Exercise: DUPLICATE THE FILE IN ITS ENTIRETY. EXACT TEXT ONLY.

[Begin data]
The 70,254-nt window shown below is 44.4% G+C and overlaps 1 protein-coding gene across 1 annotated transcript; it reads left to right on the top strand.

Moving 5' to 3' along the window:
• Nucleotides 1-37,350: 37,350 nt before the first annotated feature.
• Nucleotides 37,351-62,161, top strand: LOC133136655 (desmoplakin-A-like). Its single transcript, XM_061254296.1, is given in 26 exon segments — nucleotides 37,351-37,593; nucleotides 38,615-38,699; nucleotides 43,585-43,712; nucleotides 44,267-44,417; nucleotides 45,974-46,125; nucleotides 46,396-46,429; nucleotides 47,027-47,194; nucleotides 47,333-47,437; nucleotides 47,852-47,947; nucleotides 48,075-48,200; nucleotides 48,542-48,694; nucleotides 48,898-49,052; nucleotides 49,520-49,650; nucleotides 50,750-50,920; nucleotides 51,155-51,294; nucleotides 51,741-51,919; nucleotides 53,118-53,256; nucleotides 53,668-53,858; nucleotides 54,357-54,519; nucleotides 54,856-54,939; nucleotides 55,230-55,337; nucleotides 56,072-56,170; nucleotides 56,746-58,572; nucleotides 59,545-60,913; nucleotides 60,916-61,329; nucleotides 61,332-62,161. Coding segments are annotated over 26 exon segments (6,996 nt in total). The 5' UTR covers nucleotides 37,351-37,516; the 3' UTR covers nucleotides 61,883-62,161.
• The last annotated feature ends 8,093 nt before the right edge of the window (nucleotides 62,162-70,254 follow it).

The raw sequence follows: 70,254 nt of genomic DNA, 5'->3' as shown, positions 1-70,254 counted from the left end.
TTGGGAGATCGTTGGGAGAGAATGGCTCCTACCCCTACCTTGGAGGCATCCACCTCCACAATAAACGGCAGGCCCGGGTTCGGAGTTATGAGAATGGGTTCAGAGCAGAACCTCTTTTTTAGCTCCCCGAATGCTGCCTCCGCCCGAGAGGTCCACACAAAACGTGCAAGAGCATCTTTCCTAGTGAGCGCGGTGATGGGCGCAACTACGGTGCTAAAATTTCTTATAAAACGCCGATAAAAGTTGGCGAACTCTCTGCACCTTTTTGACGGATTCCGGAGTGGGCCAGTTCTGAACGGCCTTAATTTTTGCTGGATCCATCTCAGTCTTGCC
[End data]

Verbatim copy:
The 70,254-nt window shown below is 44.4% G+C and overlaps 1 protein-coding gene across 1 annotated transcript; it reads left to right on the top strand.

Moving 5' to 3' along the window:
• Nucleotides 1-37,350: 37,350 nt before the first annotated feature.
• Nucleotides 37,351-62,161, top strand: LOC133136655 (desmoplakin-A-like). Its single transcript, XM_061254296.1, is given in 26 exon segments — nucleotides 37,351-37,593; nucleotides 38,615-38,699; nucleotides 43,585-43,712; nucleotides 44,267-44,417; nucleotides 45,974-46,125; nucleotides 46,396-46,429; nucleotides 47,027-47,194; nucleotides 47,333-47,437; nucleotides 47,852-47,947; nucleotides 48,075-48,200; nucleotides 48,542-48,694; nucleotides 48,898-49,052; nucleotides 49,520-49,650; nucleotides 50,750-50,920; nucleotides 51,155-51,294; nucleotides 51,741-51,919; nucleotides 53,118-53,256; nucleotides 53,668-53,858; nucleotides 54,357-54,519; nucleotides 54,856-54,939; nucleotides 55,230-55,337; nucleotides 56,072-56,170; nucleotides 56,746-58,572; nucleotides 59,545-60,913; nucleotides 60,916-61,329; nucleotides 61,332-62,161. Coding segments are annotated over 26 exon segments (6,996 nt in total). The 5' UTR covers nucleotides 37,351-37,516; the 3' UTR covers nucleotides 61,883-62,161.
• The last annotated feature ends 8,093 nt before the right edge of the window (nucleotides 62,162-70,254 follow it).

The raw sequence follows: 70,254 nt of genomic DNA, 5'->3' as shown, positions 1-70,254 counted from the left end.
TTGGGAGATCGTTGGGAGAGAATGGCTCCTACCCCTACCTTGGAGGCATCCACCTCCACAATAAACGGCAGGCCCGGGTTCGGAGTTATGAGAATGGGTTCAGAGCAGAACCTCTTTTTTAGCTCCCCGAATGCTGCCTCCGCCCGAGAGGTCCACACAAAACGTGCAAGAGCATCTTTCCTAGTGAGCGCGGTGATGGGCGCAACTACGGTGCTAAAATTTCTTATAAAACGCCGATAAAAGTTGGCGAACTCTCTGCACCTTTTTGACGGATTCCGGAGTGGGCCAGTTCTGAACGGCCTTAATTTTTGCTGGATCCATCTCAGTCTTGCC